“HAVING IT ALL” IS NO PROTECTION FROM DEPRESSION: PART 1, DEPRESSION IS NOT THE SAME AS BUMMED OUT!
The suicide of Robin Williams is scary. It makes us feel vulnerable. We like to think that things make sense in this world. In our rational minds it makes sense that if someone has career success, an Oscar, a wife, children, passion, compassion for others and the kind of financial success most of us only dream of–that these are enough to keep the monster of depression and suicide at bay. The sad truth is that they’re not. One of the most difficult aspects of depression is that it attacks the rational mind and makes it as difficult to see the positives in one’s life as if one has a blindfold on. The best advertisement I ever saw for antidepressants was a cartoon of a little person in a cave. He was looking down in the dark and he couldn’t see but we could see that behind him up above was a window with light shining through. That is a great representation of depression and the essence of the difficulty of trying to reach someone once they are in this cave of despair. The truth is that no one is immune from the ravages of severe depression.
The lack of empathy and understanding that I’ve seen on social media in the wake of this suicide is, I believe, the attempt–by some–to protect and try to distance us all from its fearful reality. Comments like, “What a coward, he had everything to live for,” or, “How selfish, he should have thought of his family,” are appropriate if referring to a person in control of their rational minds who is not mentally ill. People who are depressed are not rational, they’re struggling with an illness–mental illness. Let’s try to really understand what this means. If someone has cancer we don’t expect them to behave as we behave. We understand they have an illness that may impair them significantly. We aren’t surprised that they aren’t running marathons. We see and we understand, or we try to. When we see someone has lost all their hair due to chemotherapy treatments we grasp that there’s a lot we don’t know about other peoples’ experiences. Let’s try that approach with mental illness.
As with discerning a difference between the flu and cancer, we must try to understand the difference between feeling down, as if you’ve had a depressed day or week and severe, possibly recurrent depression. It would be helpful if like how Eskimos have several words for ‘snow,’ we had several words–or maybe qualifiers–for ‘depressed.’
“It’s raining outside; I feel depressed level 1.”
“My girlfriend broke up with me; I feel depressed level 6.”
“My husband of 50 years died; I feel depressed level 8.”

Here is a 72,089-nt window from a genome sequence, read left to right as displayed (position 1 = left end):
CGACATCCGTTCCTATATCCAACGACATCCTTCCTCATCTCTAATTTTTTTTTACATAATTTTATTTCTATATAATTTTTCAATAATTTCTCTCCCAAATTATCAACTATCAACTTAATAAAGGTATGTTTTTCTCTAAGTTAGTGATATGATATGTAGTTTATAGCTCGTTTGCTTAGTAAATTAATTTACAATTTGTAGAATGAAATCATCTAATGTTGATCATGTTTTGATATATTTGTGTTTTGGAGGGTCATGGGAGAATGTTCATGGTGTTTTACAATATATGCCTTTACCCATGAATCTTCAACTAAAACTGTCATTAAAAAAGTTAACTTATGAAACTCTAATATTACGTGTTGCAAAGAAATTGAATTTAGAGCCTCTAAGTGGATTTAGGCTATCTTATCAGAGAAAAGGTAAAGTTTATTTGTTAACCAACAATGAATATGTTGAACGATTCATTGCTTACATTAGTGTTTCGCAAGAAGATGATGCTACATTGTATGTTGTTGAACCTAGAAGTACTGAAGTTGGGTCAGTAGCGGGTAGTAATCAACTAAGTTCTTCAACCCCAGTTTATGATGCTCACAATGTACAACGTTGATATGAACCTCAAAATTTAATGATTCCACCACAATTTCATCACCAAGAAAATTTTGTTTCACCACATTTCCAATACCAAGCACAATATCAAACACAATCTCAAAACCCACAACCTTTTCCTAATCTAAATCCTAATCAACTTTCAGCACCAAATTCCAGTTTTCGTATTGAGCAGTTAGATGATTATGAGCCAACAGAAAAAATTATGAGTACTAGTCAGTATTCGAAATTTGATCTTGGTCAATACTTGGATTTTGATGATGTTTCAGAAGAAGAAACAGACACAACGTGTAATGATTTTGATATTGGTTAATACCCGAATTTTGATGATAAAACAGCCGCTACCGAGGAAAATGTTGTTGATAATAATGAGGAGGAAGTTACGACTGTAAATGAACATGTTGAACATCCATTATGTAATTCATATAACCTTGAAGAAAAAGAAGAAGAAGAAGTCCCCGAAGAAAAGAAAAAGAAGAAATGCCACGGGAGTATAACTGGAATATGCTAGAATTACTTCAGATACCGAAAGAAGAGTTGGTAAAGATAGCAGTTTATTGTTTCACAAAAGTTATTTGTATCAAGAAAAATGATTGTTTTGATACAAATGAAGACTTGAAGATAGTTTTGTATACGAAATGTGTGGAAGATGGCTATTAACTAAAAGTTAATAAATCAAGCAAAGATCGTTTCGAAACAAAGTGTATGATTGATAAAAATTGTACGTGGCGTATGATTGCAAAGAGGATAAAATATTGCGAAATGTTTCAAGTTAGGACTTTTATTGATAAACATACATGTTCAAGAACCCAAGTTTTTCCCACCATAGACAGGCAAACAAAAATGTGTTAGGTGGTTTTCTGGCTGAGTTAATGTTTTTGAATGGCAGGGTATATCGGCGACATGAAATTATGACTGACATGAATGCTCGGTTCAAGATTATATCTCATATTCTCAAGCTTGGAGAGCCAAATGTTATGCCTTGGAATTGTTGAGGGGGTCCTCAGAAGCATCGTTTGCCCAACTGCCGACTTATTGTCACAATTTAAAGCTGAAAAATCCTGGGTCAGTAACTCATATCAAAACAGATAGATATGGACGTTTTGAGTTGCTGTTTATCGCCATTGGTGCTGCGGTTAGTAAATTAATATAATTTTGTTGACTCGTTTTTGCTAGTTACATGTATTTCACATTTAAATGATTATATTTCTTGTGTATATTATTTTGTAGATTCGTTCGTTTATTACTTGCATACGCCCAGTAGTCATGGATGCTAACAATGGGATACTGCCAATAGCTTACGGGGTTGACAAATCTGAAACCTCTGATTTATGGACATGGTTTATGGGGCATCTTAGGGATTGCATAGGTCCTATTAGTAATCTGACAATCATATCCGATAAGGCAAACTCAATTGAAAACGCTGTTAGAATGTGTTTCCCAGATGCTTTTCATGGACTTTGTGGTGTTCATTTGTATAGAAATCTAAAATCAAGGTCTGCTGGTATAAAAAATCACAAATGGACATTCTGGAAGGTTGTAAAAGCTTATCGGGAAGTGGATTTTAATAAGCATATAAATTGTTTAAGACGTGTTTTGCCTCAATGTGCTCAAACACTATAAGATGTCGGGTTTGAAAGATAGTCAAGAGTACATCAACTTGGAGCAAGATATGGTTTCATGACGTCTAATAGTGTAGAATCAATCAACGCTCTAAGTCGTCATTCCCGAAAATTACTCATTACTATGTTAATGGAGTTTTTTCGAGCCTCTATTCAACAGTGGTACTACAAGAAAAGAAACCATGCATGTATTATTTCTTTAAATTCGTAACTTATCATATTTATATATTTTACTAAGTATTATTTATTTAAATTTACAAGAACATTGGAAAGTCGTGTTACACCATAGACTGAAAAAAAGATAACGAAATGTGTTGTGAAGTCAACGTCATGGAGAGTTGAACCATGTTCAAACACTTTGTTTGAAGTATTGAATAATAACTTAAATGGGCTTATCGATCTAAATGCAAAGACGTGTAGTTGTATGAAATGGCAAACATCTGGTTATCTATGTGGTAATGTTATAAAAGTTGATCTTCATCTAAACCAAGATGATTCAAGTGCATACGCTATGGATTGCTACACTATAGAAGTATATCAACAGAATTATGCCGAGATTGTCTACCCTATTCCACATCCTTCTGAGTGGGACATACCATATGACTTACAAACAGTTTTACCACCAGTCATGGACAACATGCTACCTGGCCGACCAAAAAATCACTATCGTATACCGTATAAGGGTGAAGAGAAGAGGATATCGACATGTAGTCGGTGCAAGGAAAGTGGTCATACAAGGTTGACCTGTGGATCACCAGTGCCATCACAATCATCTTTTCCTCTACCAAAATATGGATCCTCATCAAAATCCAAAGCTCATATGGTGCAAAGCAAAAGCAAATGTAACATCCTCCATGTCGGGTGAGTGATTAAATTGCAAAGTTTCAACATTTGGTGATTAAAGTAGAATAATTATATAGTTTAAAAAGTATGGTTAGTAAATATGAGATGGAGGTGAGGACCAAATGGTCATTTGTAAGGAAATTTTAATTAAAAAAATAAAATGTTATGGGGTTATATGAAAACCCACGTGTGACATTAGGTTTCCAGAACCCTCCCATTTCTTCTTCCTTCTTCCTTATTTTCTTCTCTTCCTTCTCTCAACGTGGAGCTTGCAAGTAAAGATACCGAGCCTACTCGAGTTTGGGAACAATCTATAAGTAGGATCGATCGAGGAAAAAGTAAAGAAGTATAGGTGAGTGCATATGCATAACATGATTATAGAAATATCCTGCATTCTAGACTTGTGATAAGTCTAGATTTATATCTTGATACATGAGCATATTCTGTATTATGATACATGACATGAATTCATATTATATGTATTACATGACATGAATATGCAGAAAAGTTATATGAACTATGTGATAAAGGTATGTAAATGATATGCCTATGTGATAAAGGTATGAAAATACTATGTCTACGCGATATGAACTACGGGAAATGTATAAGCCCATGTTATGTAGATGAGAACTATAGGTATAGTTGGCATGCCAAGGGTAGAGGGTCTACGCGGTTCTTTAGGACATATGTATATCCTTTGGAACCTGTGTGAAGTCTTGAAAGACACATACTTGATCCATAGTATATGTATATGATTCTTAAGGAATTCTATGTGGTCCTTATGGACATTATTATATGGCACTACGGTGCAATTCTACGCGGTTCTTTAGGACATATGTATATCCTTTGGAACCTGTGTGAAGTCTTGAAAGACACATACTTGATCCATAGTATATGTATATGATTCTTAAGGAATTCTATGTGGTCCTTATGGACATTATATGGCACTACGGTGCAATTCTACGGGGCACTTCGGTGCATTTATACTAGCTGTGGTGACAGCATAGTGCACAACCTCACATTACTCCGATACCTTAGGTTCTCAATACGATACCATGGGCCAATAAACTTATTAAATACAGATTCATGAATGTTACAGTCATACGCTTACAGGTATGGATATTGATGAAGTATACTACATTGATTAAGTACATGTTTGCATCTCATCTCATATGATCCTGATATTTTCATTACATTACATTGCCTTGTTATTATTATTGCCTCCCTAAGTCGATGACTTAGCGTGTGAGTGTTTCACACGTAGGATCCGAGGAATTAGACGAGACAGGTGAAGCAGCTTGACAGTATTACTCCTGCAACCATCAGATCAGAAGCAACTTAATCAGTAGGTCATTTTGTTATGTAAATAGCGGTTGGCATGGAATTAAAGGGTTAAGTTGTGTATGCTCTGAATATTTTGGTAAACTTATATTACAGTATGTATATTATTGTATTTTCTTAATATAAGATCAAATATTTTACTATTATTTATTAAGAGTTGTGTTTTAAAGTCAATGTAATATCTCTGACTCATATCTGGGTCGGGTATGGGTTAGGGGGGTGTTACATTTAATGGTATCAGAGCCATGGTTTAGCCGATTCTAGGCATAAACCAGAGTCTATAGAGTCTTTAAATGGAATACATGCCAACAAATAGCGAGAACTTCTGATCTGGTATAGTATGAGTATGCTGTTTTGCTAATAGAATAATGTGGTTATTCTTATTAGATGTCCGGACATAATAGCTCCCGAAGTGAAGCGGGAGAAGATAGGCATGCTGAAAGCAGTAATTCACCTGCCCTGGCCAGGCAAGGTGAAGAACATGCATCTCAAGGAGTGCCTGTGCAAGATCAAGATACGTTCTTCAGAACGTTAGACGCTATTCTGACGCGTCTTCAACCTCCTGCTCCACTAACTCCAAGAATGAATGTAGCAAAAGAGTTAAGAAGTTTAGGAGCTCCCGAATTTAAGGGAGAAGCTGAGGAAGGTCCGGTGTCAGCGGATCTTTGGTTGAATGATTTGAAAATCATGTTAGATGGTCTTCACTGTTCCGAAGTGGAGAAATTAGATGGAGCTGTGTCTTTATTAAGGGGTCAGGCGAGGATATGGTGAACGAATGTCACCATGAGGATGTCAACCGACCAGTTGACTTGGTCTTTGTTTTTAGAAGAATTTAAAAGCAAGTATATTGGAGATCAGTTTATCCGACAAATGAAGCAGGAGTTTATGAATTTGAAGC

“I have severe, recurrent depressive episodes and I feel suicidal;
I am DEPRESSED level CATASTROPHIC and LIFE THREATENING!”
In an ideal state, aside from us all having the same language for degrees of depression, there would be treatment centers like some of the nice drug rehabs out there by the beach or somewhere in nature. A place where insurance covers someone severely depressed or suicidal being in a safe place that is not scary or traumatic. Here teams of professionals assess and treat clients as either inpatient or as outpatients but, regardless there’s individual therapy, group therapy, family support, a psychiatrist prescribing meds as needed–in consultation with the rest of the team. In the safety of this center the proper medication is found and the proper level reached until the crisis of severe depression has passed. When it is time to leave there are safety plans made by all pertinent players involved and care and follow up would continue after going home. Maybe this would decrease the numbers of suicides. It’s hard to pull these pieces together in the real world but it would be best. It would also be helpful if as a society we put our money where our mouths are. We can’t talk about the tragedy of suicide and mental illness and still have people who can’t find or afford therapy or psychiatrists. We can’t have the only option for inpatient treatment for depressed and suicidal people be general mental health wards in hospitals where they are traumatized by psychotic patients with schizophrenia.
And the most disheartening reality of all is that even with my nirvana of treatment facilities in place with all my fellow professionals caring and treating, some people are still going to kill themselves. Someday we will have treatments that take effect immediately but right now we at best have to ask suicidal people to hold on for weeks or months until the medication starts working. This can be almost impossible for the person who has the devil of depression whispering in their ear that they are a burden to those they love. This devil lies and tells people their loved ones will be relieved they are gone, that things will never get better and that bills can never be paid off, that no medication is ever going to help but there is a certain way to end the pain: death. The devil of depression is much louder than we are. I wish I could tell you in some concise, pretty way the exact recipe that will keep someone alive during this dangerous time. I hope that I can be louder than the depression, that there is a sliver of hope to connect to and try to spark. Treatment can do this. And treatment can fail. Sometimes there is no one to blame. Our best hope is to get in there before the depression gets too strong a hold and to try to be prepared so if it comes around again the battle plan can be easily retrieved.
Next, part 2—the Plan.
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